SALT LAKE CITY — The play is good. You should attend. Not a lot of tickets left.
Pilot Program, a play about a modern Mormon couple called to participate in polygamy, plays at Plan-B Theatre Company through Sunday. You’d do well to see it.
The script succeeds as the story of Abigail Houston (played by April Fossen), a devout Mormon woman willingly exploring her faith through a plural marriage with her husband, Jacob (Mark Fossen), and former university student, Heather (Susanna Florence Risser).
Playwright Melissa Leilani Larson is no stranger to the awkward task of exploring faith in her plays through uncomfortable premises. Audiences may remember Little Happy Secrets, which introduced us to Claire, a faithful Mormon girl falling in love with her best friend Brennan. It was a difficult sell to both the Mormon and gay community; but once they got into the theatre, things changed. Larson accomplishes the same in Pilot Program, too. Regardless of your feelings on polygamy or Mormons, you’re going to like this show.
Maybe polygamy’s not your thing. (Just between us, it’s not Larson’s thing either.)
This play? It’s your thing. Trust me.
You’re going to like Abby. And Jacob. And Heather. That’s the key.
Each of the actors is a pillar in this production. April Fossen as Abby brings a depth of thought in each crafted monologue that has me aching when she’s in pain, and smiling softly when she isn’t. Mark Fossen’s Jacob is a bit peculiar at first—void of any real struggle before the wedding night (though his silent monologue in the first three minutes says volumes)—as he accepts the call with a scoop of responsibility and teaspoon of curiosity for what this new calling might mean. Risser’s performance as Heather is natural and purposed. Her spiritual confession pulled my heart to my sleeve, and her scolding words in the end left it torn.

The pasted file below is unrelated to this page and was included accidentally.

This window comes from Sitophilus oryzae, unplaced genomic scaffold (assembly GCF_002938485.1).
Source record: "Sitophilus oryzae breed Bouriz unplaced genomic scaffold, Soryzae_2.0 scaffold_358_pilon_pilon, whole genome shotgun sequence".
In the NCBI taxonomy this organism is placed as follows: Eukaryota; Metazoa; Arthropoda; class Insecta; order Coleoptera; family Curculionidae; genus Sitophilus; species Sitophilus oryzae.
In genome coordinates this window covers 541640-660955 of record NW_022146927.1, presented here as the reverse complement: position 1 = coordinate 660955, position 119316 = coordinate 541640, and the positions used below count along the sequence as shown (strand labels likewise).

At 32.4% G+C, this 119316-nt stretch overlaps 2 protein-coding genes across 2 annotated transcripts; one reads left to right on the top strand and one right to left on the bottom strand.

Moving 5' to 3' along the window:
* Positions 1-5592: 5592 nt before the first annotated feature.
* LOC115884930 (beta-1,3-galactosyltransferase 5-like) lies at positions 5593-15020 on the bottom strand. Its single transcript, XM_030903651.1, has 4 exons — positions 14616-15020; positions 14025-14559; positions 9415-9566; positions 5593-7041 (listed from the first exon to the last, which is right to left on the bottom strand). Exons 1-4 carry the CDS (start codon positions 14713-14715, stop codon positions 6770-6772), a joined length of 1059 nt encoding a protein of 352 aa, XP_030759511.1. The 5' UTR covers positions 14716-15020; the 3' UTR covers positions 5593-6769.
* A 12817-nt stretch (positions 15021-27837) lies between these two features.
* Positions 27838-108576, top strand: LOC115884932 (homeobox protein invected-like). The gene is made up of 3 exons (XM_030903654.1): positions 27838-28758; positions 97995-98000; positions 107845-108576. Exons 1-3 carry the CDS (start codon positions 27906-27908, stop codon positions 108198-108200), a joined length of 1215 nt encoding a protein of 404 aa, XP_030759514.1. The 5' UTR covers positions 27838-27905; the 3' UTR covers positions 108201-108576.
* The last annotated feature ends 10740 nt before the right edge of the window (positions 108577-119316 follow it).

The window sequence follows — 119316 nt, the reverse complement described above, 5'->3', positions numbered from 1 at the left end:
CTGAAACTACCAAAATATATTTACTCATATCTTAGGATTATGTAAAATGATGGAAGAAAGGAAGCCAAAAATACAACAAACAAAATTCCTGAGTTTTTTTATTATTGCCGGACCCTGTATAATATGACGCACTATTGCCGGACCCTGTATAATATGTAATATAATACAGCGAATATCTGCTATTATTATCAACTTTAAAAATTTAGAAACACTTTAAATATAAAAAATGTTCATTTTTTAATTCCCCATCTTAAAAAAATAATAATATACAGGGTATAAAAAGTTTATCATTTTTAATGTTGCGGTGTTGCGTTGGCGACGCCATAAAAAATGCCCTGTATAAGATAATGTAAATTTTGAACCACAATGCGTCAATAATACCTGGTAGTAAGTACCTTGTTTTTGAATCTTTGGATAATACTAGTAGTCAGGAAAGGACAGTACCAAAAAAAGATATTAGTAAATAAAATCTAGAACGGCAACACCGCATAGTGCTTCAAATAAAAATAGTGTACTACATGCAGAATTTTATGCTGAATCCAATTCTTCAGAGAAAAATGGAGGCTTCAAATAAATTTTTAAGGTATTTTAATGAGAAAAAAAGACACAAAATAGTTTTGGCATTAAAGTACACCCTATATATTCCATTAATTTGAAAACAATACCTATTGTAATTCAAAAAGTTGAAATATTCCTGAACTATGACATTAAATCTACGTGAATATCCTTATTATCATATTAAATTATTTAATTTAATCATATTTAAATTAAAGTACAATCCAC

I can almost imagine Larson sitting on her couch interviewing each of these characters. Learning their quirks, likes, tastes, pet peeves, and mannerisms. She helps us scoot past the idea that we’re watching a play about Mormons. Instead we’re watching a play about people who happen to be Mormon. Same thing with polygamy. We’re not watching a play about polygamists; it’s a play about people who happen to be practicing polygamy.
If I wanted anything more from this script, it would be a stronger understanding of Jacob’s struggle. Right now the story is Abby’s. I could easily see this expanding and giving equal weight to Jacob and Heather’s arcs, but… that would be a different play.
Jerry Rapier’s direction is seamless and the shape of the story is perfect. The vision for the production is clear in performance and design. Jesse Portillo’s lighting design is beautiful, with lamps dotting upwards that provide a slight reprieve to the weighty drama onstage. Cheryl Ann Cluff’s sound design gives versatility to the living room, taking us out into the night air, and providing a clear doorway for the big reveal in the final scenes. Every element is speaking the same story, and that is the mark of clear direction.
Even with all these production elements coming together, in the end the characters—the people—are the focus of the story. That’s actually what attracts me to a lot of Plan-B’s work. They focus on telling good stories and helping us see things from a new perspective. Melissa Leilani Larson is a good fit for them. She’s got a lot of it. Perspective, that is.
The show closes Sunday. Very few tickets remain. Again, you’d do well to see it (or read it).